Partners in Water Safety remind citizens of risks on Calgary’s waterways ahead of long weekend
CALGARY - In 2016, the Calgary Fire Department (CFD) performed 62 rescues on Calgary’s waterways. Swift water rescues, in particular, increased 25 per cent from 2015. To remind Calgarians of the risks associated with venturing out on the water, CFD has teamed up with the Calgary Police Service (CPS) and Community Standards to form Partners in Water Safety. The group officially kicked off the water recreation season on Thursday, May 18 with a media event on the Bow River.
“Where there’s water, there’s risk,” said Acting Fire Chief Ken Uzeloc, with Junior Fire Chief Oliver Hamilton by his side. “The importance of life jackets, even in shallow, slow-moving water, cannot be exaggerated.”
The event featured demonstrations on how to ensure life jackets fit properly and the types of equipment rafters should include in their safety kits. As the safety ambassador for children, the Junior Fire Chief shared messaging around what kids should do in an emergency on the water. Members of the media were invited to board both the CFD and CPS watercraft for a closer look at nearby hazards on the river.
In addition to wearing life jackets, Partners in Water Safety urges water users to avoid alcohol and other unsafe behaviours on waterways.
“Alcohol impairs your judgement on the water much like it does on the road,” said Staff Sergeant Clare Smart. “With all the unexpected situations people can encounter on the water, impairment from drugs or alcohol will make it that much more difficult to react.”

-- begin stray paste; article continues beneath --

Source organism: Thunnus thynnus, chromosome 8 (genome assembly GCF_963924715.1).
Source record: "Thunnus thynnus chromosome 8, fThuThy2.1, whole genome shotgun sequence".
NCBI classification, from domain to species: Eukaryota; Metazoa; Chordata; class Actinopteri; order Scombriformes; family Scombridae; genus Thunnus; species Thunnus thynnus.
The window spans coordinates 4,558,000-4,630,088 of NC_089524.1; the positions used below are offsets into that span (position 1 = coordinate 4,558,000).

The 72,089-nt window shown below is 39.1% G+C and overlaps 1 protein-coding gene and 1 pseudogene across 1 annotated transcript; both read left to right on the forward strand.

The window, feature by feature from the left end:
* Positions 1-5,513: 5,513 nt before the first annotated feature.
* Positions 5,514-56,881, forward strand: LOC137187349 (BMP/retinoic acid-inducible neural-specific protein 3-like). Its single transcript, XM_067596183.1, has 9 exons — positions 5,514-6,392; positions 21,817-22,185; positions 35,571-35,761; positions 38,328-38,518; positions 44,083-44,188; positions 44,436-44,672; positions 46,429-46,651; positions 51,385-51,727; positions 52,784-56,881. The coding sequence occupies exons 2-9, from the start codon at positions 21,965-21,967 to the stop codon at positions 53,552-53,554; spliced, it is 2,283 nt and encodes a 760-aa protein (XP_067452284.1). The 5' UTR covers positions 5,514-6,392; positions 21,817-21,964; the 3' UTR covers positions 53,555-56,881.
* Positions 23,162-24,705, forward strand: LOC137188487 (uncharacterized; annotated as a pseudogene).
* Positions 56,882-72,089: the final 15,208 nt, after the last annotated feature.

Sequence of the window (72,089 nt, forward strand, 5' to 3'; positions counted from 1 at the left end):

Police and Peace Officers will be monitoring Calgary’s rivers throughout the summer to enforce municipal bylaws and provincial statutes. Anyone engaging in unsafe or disrespectful behaviour on the water will be subject to fines—another reason to comply.
For Community Standards Inspector Susan Wall, enforcement is the first step to saving lives.
“Many people don’t realize what is at stake when they venture out onto the water without mandatory life jackets,” Wall said on the need for education around consequences. “A ticket for failing to wear a life jacket entails a mandatory court appearance and up to $500 in fines.”
Chief Uzeloc stressed the importance of being prepared for anything on the water, advising rafters to be aware of the river’s course and new features like the Harvey Passage and the standing wave near the 10 Street Bridge.
“Accidents can happen even when you do everything right,” Uzeloc said, urging users to monitor conditions and avoid the river altogether during high-flow advisories. “Stay alert, be prepared for water hazards and learn to swim—it can save your life.”